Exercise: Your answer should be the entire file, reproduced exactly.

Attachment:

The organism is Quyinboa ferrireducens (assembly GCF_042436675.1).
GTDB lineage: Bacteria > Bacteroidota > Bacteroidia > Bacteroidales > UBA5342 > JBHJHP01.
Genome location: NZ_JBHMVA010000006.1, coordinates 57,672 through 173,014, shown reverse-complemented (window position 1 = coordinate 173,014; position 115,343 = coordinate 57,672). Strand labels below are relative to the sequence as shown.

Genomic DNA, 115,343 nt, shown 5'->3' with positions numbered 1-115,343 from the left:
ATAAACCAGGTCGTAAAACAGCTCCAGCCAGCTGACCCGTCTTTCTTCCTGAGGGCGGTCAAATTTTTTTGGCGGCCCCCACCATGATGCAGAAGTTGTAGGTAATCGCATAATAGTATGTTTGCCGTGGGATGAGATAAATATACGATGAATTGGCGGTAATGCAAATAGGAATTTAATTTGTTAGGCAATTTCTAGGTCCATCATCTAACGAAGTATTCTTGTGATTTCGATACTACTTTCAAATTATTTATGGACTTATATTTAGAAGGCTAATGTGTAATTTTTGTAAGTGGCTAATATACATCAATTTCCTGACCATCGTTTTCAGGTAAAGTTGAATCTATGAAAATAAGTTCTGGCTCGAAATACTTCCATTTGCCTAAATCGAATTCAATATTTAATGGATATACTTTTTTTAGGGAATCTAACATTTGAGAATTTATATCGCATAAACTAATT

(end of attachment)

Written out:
The organism is Quyinboa ferrireducens (assembly GCF_042436675.1).
GTDB lineage: Bacteria > Bacteroidota > Bacteroidia > Bacteroidales > UBA5342 > JBHJHP01.
Genome location: NZ_JBHMVA010000006.1, coordinates 57,672 through 173,014, shown reverse-complemented (window position 1 = coordinate 173,014; position 115,343 = coordinate 57,672). Strand labels below are relative to the sequence as shown.

Genomic DNA, 115,343 nt, shown 5'->3' with positions numbered 1-115,343 from the left:
ATAAACCAGGTCGTAAAACAGCTCCAGCCAGCTGACCCGTCTTTCTTCCTGAGGGCGGTCAAATTTTTTTGGCGGCCCCCACCATGATGCAGAAGTTGTAGGTAATCGCATAATAGTATGTTTGCCGTGGGATGAGATAAATATACGATGAATTGGCGGTAATGCAAATAGGAATTTAATTTGTTAGGCAATTTCTAGGTCCATCATCTAACGAAGTATTCTTGTGATTTCGATACTACTTTCAAATTATTTATGGACTTATATTTAGAAGGCTAATGTGTAATTTTTGTAAGTGGCTAATATACATCAATTTCCTGACCATCGTTTTCAGGTAAAGTTGAATCTATGAAAATAAGTTCTGGCTCGAAATACTTCCATTTGCCTAAATCGAATTCAATATTTAATGGATATACTTTTTTTAGGGAATCTAACATTTGAGAATTTATATCGCATAAACTAATT